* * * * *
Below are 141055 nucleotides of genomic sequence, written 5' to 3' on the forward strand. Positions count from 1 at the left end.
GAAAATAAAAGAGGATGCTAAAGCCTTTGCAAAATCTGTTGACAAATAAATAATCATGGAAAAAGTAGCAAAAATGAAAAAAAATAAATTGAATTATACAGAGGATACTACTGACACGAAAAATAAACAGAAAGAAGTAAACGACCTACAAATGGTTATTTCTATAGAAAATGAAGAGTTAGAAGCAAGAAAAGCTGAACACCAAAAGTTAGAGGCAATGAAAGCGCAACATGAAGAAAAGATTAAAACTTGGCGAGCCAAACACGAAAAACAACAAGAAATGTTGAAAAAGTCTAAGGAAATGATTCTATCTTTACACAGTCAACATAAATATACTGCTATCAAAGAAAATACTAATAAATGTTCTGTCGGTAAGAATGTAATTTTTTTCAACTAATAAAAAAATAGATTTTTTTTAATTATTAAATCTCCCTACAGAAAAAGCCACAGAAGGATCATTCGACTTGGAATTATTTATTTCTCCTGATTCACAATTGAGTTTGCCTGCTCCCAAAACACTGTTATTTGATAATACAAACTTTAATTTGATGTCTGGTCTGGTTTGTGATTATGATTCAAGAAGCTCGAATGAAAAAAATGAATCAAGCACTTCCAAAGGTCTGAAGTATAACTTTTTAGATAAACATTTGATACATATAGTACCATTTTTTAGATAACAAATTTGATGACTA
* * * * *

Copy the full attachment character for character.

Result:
Below are 141055 nucleotides of genomic sequence, written 5' to 3' on the forward strand. Positions count from 1 at the left end.
GAAAATAAAAGAGGATGCTAAAGCCTTTGCAAAATCTGTTGACAAATAAATAATCATGGAAAAAGTAGCAAAAATGAAAAAAAATAAATTGAATTATACAGAGGATACTACTGACACGAAAAATAAACAGAAAGAAGTAAACGACCTACAAATGGTTATTTCTATAGAAAATGAAGAGTTAGAAGCAAGAAAAGCTGAACACCAAAAGTTAGAGGCAATGAAAGCGCAACATGAAGAAAAGATTAAAACTTGGCGAGCCAAACACGAAAAACAACAAGAAATGTTGAAAAAGTCTAAGGAAATGATTCTATCTTTACACAGTCAACATAAATATACTGCTATCAAAGAAAATACTAATAAATGTTCTGTCGGTAAGAATGTAATTTTTTTCAACTAATAAAAAAATAGATTTTTTTTAATTATTAAATCTCCCTACAGAAAAAGCCACAGAAGGATCATTCGACTTGGAATTATTTATTTCTCCTGATTCACAATTGAGTTTGCCTGCTCCCAAAACACTGTTATTTGATAATACAAACTTTAATTTGATGTCTGGTCTGGTTTGTGATTATGATTCAAGAAGCTCGAATGAAAAAAATGAATCAAGCACTTCCAAAGGTCTGAAGTATAACTTTTTAGATAAACATTTGATACATATAGTACCATTTTTTAGATAACAAATTTGATGACTA